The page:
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Aug 5, 2020

Liquid Air Energy Storage: A Power Grid Battery Using Regular Old Ambient Air

Posted by in categories: energy, sustainability

When you think of renewable energy, what comes to mind? We’d venture to guess that wind and solar are probably near the top of the list. And yes, wind and solar are great as long as the winds are favorable and the sun is shining. But what about all those short and bleak winter days? Rainy days? Night time?

Unfavorable conditions mean that storage is an important part of any viable solution that uses renewable energy. Either the energy itself has to be stored, or else the means to produce the energy on demand must be stored.

One possible answer has been right under our noses all along — air. Regular old ambient air can be cooled and compressed into a liquid, stored in tanks, and then reheated to its gaseous state to do work.

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Aug 5, 2020

Matchbox-sized Motor Yields 500,000 RPM

Posted by in categories: electronics, energy

Circa 2006


Aiming to create a miniature motor capable of 1 million revolutions per minute, electronics researchers at ETH Life in Zurich are half-way to their goal.

The gas turbine-powered device produces force equivalent to 100 watts and is 95 percent fuel efficient, and gets 10 hours of operation out of the tank.

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Aug 4, 2020

More than 1.4 million power outages in N.J. from Isaias. Restoration could take days, officials say

Posted by in categories: business, energy

More than 1.4 million homes and businesses across New Jersey lost power as of Tuesday afternoon as powerful winds and heavy rains from Tropical Storm Isaias battered the Garden State.

That’s more than 25% of the utility customers in the state and half of JCP&L’s 1.1 million customers in the dark, according to outage maps provided by the three major utility companies in New Jersey.

Aug 4, 2020

Miniature Telescope Demonstration Focuses on Sharpening View of Distant Objects in Space

Posted by in categories: energy, satellites

A recently deployed DARPA CubeSat seeks to demonstrate technology that could improve imaging of distant objects in space and allow powerful space telescopes to fit into small satellites. DARPA’s Deformable Mirror (DeMi) CubeSat deployed from the International Space Station July 13, beginning the technology demonstration of a miniature space telescope with a small deformable mirror called a microelectromechanical systems (MEMS) mirror.

DeMi made first contact about a week following launch, demonstrating the expected power from its solar arrays, as well as correct spacecraft pointing and stable temperatures. The team will focus on payload checkout over the coming days.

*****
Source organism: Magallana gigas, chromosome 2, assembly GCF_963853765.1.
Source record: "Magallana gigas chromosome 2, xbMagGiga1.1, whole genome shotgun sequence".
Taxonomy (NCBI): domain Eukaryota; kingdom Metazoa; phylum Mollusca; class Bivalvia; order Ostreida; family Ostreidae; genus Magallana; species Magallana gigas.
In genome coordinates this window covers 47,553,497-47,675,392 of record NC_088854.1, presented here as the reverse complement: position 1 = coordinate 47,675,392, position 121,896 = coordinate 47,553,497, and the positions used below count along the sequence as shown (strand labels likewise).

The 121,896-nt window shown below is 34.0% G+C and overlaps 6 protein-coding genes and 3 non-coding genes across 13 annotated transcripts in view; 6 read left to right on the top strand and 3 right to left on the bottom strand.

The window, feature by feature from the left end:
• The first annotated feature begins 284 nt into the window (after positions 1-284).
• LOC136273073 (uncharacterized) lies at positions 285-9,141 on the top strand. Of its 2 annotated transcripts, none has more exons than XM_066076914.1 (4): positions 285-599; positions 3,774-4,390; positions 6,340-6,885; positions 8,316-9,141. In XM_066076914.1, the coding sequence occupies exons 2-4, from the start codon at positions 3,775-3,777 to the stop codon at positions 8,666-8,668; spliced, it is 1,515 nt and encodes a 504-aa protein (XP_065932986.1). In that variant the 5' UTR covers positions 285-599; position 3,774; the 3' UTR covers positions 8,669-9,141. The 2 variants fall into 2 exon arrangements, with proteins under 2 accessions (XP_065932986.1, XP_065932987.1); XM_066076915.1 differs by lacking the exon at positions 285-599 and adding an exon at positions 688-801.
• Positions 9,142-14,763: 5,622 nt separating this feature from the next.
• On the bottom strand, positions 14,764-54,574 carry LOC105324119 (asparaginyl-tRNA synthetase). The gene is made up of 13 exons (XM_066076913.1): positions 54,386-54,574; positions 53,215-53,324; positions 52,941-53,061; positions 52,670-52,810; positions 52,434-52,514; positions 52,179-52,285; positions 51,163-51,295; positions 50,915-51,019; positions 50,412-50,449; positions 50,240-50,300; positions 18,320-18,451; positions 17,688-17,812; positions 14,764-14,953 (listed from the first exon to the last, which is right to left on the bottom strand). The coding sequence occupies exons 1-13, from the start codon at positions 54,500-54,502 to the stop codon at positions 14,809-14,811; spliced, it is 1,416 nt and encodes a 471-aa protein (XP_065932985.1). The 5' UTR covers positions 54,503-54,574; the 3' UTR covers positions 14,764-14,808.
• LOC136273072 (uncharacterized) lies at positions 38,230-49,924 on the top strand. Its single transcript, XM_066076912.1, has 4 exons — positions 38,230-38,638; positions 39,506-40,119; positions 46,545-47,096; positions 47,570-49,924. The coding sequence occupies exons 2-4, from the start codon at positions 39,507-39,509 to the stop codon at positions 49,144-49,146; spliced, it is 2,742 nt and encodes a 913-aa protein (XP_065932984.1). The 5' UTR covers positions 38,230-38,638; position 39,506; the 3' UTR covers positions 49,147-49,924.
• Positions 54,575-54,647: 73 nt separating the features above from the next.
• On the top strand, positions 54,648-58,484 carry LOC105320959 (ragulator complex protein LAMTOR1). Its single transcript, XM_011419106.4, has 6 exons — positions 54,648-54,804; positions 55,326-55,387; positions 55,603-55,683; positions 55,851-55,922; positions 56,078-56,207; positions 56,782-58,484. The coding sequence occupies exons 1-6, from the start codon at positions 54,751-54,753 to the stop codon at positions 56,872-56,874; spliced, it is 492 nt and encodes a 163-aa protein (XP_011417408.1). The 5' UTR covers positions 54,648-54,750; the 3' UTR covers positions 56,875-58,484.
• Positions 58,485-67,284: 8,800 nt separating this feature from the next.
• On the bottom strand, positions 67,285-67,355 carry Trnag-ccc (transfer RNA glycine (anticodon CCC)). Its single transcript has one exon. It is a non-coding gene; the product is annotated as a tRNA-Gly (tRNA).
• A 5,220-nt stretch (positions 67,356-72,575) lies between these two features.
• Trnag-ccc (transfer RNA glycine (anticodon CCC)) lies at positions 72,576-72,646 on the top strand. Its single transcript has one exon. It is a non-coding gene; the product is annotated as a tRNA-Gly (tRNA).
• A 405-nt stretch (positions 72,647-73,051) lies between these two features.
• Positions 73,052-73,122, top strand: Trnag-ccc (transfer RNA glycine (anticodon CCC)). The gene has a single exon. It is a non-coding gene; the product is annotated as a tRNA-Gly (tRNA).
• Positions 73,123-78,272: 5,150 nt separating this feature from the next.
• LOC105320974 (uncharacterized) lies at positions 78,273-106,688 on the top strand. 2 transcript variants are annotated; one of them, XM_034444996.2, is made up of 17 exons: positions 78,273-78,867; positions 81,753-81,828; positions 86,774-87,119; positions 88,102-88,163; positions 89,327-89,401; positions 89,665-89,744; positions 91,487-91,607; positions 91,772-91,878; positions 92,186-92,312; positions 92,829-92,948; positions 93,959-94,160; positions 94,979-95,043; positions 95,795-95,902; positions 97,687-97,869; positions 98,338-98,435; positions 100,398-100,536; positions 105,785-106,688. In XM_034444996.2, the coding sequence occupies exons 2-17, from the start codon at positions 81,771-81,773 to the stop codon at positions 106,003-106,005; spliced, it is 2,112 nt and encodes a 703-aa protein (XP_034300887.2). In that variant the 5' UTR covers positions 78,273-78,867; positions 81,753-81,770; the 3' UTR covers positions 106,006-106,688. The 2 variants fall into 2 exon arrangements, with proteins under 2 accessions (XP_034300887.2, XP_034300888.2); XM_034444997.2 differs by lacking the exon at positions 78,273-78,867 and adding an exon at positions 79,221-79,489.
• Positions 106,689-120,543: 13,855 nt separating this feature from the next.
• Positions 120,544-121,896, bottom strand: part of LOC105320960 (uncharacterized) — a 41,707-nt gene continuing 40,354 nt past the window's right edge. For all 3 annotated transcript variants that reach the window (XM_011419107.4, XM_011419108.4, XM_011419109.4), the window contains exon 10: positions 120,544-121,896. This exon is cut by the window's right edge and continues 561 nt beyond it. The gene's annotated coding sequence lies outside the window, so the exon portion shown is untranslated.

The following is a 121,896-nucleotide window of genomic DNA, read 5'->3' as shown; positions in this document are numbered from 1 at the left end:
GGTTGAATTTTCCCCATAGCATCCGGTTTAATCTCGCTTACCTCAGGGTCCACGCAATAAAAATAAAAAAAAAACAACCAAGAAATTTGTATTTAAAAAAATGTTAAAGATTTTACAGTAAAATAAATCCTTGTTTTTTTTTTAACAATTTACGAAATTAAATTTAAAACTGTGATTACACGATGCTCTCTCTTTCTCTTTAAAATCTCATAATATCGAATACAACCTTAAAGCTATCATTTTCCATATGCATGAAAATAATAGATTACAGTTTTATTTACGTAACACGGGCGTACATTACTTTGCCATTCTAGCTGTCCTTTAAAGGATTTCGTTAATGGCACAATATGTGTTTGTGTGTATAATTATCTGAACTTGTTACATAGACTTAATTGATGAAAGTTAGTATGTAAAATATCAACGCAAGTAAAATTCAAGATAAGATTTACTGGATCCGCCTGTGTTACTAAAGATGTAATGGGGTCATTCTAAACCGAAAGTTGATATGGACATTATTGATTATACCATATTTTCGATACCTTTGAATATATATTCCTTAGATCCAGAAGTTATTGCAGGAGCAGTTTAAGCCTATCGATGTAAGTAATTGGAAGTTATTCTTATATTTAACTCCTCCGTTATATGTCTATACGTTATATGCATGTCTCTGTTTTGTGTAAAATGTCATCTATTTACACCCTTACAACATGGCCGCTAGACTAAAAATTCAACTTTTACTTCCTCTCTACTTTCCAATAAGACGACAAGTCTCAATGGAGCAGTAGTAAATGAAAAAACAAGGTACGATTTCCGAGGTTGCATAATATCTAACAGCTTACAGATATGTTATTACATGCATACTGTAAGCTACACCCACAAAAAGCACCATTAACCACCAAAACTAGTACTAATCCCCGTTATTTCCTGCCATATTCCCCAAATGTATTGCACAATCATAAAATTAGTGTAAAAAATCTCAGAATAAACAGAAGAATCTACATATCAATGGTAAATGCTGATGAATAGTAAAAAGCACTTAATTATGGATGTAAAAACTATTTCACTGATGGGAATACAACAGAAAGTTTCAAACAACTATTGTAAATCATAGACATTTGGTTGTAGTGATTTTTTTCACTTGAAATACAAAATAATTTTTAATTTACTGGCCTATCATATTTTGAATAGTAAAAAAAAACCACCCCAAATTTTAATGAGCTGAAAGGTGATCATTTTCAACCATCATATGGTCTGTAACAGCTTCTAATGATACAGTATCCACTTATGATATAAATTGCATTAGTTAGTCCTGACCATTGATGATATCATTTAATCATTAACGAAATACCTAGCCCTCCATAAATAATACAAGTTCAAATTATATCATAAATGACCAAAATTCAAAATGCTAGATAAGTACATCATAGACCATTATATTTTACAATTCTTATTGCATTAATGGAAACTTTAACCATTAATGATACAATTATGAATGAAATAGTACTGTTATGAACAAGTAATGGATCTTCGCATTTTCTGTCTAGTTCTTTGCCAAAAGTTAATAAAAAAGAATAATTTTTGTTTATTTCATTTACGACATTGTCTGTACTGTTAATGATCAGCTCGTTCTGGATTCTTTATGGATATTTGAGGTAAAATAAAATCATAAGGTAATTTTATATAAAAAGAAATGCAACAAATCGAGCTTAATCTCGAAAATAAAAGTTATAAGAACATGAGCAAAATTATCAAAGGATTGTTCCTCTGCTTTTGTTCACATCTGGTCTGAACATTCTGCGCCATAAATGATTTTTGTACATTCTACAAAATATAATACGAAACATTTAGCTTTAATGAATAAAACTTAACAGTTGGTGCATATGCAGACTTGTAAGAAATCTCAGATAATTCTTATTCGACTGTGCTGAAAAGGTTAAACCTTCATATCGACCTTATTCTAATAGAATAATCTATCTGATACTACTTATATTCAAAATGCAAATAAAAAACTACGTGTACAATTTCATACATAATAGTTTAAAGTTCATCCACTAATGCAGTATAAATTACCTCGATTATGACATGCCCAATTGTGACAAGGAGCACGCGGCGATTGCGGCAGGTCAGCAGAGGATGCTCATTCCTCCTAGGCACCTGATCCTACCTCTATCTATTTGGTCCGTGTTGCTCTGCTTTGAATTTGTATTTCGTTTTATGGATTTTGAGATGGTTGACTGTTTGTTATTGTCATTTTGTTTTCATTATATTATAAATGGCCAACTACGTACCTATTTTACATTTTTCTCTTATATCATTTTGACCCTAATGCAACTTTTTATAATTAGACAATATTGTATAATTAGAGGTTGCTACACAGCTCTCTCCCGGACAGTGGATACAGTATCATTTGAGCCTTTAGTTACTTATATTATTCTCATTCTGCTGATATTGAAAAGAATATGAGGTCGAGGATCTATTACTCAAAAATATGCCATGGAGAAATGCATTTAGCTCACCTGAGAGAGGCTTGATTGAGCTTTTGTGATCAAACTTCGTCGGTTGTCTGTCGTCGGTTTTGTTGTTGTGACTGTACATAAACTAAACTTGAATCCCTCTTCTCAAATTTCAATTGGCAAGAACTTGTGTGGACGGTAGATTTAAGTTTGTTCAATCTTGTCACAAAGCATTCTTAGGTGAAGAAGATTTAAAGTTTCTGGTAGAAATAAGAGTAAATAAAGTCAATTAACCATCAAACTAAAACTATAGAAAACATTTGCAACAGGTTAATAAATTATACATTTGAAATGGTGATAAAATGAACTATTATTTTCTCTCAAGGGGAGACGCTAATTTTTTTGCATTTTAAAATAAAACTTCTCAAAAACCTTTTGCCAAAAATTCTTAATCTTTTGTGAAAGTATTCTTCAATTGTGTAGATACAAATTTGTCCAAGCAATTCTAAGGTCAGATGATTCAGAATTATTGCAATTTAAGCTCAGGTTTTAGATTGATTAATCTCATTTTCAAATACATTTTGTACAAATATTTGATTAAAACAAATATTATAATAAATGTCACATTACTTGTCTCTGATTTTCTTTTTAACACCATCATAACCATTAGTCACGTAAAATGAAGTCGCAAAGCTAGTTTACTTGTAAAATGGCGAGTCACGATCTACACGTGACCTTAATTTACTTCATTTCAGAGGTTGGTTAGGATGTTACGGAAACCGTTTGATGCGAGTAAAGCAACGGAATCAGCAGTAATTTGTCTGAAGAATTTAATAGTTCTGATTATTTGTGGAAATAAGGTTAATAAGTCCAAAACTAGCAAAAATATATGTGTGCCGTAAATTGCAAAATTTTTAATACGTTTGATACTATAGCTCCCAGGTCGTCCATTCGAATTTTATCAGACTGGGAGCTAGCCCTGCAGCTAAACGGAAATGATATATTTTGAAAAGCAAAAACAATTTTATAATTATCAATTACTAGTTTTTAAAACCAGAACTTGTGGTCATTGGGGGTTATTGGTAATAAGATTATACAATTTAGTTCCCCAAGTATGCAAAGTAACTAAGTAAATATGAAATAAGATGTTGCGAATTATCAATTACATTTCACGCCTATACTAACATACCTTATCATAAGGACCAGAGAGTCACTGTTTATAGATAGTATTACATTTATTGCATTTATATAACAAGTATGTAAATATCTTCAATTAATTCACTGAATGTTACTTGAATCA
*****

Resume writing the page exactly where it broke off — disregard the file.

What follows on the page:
Deformable mirrors can adjust the shape of their reflective surfaces to correct for the effects of temperature and mechanical changes on a space telescope, improving image quality. The experiment will measure how well a MEMS deformable mirror performs in space, from the rocket launch through its time in orbit experiencing the thermal and radiation environment.

Aug 3, 2020

Researchers advance fuel cell technology

Posted by in categories: bioengineering, chemistry, energy, nanotechnology, sustainability, transportation

Washington State University researchers have made a key advance in solid oxide fuel cells (SOFCs) that could make the highly energy-efficient and low-polluting technology a more viable alternative to gasoline combustion engines for powering cars.

Led by Ph.D. graduate Qusay Bkour and Professor Su Ha in the Gene and Linda Voiland School of Chemical Engineering and Bioengineering, the researchers have developed a unique and inexpensive nanoparticle catalyst that allows the to convert logistic liquid fuels such as gasoline to electricity without stalling out during the electrochemical process. The research, featured in the journal, Applied Catalysis B: Environmental, could result in highly efficient gasoline-powered cars that produce low carbon dioxide emissions that contribute to global warming.

“People are very concerned about energy, the environment, and global warming,” said Bkour. “I’m very excited because we can have a solution to the energy problem that also reduces the emissions that cause global warming.”

Aug 3, 2020

NZ to trial world-first commercial long range, wireless power transmission

Posted by in categories: business, energy

A New Zealand-based startup has developed a method of safely and wirelessly transmitting electric power across long distances without the use of copper wire, and is working on implementing it with the country’s second-largest power distributor.

The dream of wireless power transmission is far from new; everyone’s favorite electrical genius Nikola Tesla once proved he could power light bulbs from more than two miles away with a 140-foot Tesla coil in the 1890s – never mind that in doing so he burned out the dynamo at the local powerplant and plunged the entire town of Colorado Springs into blackout.